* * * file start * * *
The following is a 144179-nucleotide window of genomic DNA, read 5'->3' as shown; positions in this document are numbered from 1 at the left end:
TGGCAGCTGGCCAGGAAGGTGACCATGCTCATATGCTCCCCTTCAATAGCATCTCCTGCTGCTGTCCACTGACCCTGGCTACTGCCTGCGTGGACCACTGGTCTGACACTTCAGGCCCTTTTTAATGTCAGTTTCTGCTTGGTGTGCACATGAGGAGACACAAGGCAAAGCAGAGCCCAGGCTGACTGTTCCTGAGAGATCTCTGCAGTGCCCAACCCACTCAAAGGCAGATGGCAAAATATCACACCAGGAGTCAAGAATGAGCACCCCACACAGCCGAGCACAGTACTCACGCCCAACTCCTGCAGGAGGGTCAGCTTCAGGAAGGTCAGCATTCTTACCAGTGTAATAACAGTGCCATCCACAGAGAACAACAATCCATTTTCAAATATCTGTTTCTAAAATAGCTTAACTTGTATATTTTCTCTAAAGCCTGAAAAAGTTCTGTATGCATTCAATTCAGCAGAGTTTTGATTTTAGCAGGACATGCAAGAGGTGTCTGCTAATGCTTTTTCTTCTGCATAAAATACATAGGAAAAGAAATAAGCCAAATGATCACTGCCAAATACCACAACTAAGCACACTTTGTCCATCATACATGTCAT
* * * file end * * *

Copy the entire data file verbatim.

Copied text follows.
The following is a 144179-nucleotide window of genomic DNA, read 5'->3' as shown; positions in this document are numbered from 1 at the left end:
TGGCAGCTGGCCAGGAAGGTGACCATGCTCATATGCTCCCCTTCAATAGCATCTCCTGCTGCTGTCCACTGACCCTGGCTACTGCCTGCGTGGACCACTGGTCTGACACTTCAGGCCCTTTTTAATGTCAGTTTCTGCTTGGTGTGCACATGAGGAGACACAAGGCAAAGCAGAGCCCAGGCTGACTGTTCCTGAGAGATCTCTGCAGTGCCCAACCCACTCAAAGGCAGATGGCAAAATATCACACCAGGAGTCAAGAATGAGCACCCCACACAGCCGAGCACAGTACTCACGCCCAACTCCTGCAGGAGGGTCAGCTTCAGGAAGGTCAGCATTCTTACCAGTGTAATAACAGTGCCATCCACAGAGAACAACAATCCATTTTCAAATATCTGTTTCTAAAATAGCTTAACTTGTATATTTTCTCTAAAGCCTGAAAAAGTTCTGTATGCATTCAATTCAGCAGAGTTTTGATTTTAGCAGGACATGCAAGAGGTGTCTGCTAATGCTTTTTCTTCTGCATAAAATACATAGGAAAAGAAATAAGCCAAATGATCACTGCCAAATACCACAACTAAGCACACTTTGTCCATCATACATGTCAT